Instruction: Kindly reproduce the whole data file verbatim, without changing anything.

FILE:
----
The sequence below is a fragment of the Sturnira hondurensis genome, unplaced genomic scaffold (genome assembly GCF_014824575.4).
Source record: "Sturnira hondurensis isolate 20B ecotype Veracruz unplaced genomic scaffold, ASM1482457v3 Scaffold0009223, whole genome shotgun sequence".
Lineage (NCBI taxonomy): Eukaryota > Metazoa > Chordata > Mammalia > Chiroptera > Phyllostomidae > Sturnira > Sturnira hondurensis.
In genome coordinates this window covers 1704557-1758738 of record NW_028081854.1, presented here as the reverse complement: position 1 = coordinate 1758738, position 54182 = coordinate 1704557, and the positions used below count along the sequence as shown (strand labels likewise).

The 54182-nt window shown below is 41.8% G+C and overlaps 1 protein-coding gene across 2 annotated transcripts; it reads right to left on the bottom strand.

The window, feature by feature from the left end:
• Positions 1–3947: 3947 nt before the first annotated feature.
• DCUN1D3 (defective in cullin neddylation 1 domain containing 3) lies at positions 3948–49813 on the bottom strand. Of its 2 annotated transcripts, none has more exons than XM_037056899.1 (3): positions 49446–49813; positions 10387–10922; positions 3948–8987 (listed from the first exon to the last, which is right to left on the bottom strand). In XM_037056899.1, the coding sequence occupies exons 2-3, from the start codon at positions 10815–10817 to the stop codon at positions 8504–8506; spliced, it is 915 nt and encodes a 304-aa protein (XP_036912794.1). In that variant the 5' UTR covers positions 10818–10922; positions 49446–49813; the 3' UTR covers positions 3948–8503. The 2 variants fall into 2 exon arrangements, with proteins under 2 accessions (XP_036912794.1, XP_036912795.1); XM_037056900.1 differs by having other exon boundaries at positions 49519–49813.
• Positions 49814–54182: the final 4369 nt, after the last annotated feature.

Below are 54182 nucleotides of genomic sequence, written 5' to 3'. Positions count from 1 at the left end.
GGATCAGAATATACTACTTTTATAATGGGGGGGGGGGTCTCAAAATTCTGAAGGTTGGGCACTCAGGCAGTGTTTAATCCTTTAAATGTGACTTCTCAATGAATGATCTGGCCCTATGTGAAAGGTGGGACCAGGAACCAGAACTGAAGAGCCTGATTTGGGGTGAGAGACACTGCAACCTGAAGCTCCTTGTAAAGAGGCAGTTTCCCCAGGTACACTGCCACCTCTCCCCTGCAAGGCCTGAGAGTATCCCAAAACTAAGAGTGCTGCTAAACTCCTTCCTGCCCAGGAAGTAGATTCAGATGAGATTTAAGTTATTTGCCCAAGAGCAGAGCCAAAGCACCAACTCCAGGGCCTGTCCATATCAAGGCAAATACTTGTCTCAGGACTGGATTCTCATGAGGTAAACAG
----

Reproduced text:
The sequence below is a fragment of the Sturnira hondurensis genome, unplaced genomic scaffold (genome assembly GCF_014824575.4).
Source record: "Sturnira hondurensis isolate 20B ecotype Veracruz unplaced genomic scaffold, ASM1482457v3 Scaffold0009223, whole genome shotgun sequence".
Lineage (NCBI taxonomy): Eukaryota > Metazoa > Chordata > Mammalia > Chiroptera > Phyllostomidae > Sturnira > Sturnira hondurensis.
In genome coordinates this window covers 1704557-1758738 of record NW_028081854.1, presented here as the reverse complement: position 1 = coordinate 1758738, position 54182 = coordinate 1704557, and the positions used below count along the sequence as shown (strand labels likewise).

The 54182-nt window shown below is 41.8% G+C and overlaps 1 protein-coding gene across 2 annotated transcripts; it reads right to left on the bottom strand.

The window, feature by feature from the left end:
• Positions 1–3947: 3947 nt before the first annotated feature.
• DCUN1D3 (defective in cullin neddylation 1 domain containing 3) lies at positions 3948–49813 on the bottom strand. Of its 2 annotated transcripts, none has more exons than XM_037056899.1 (3): positions 49446–49813; positions 10387–10922; positions 3948–8987 (listed from the first exon to the last, which is right to left on the bottom strand). In XM_037056899.1, the coding sequence occupies exons 2-3, from the start codon at positions 10815–10817 to the stop codon at positions 8504–8506; spliced, it is 915 nt and encodes a 304-aa protein (XP_036912794.1). In that variant the 5' UTR covers positions 10818–10922; positions 49446–49813; the 3' UTR covers positions 3948–8503. The 2 variants fall into 2 exon arrangements, with proteins under 2 accessions (XP_036912794.1, XP_036912795.1); XM_037056900.1 differs by having other exon boundaries at positions 49519–49813.
• Positions 49814–54182: the final 4369 nt, after the last annotated feature.

Below are 54182 nucleotides of genomic sequence, written 5' to 3'. Positions count from 1 at the left end.
GGATCAGAATATACTACTTTTATAATGGGGGGGGGGGTCTCAAAATTCTGAAGGTTGGGCACTCAGGCAGTGTTTAATCCTTTAAATGTGACTTCTCAATGAATGATCTGGCCCTATGTGAAAGGTGGGACCAGGAACCAGAACTGAAGAGCCTGATTTGGGGTGAGAGACACTGCAACCTGAAGCTCCTTGTAAAGAGGCAGTTTCCCCAGGTACACTGCCACCTCTCCCCTGCAAGGCCTGAGAGTATCCCAAAACTAAGAGTGCTGCTAAACTCCTTCCTGCCCAGGAAGTAGATTCAGATGAGATTTAAGTTATTTGCCCAAGAGCAGAGCCAAAGCACCAACTCCAGGGCCTGTCCATATCAAGGCAAATACTTGTCTCAGGACTGGATTCTCATGAGGTAAACAG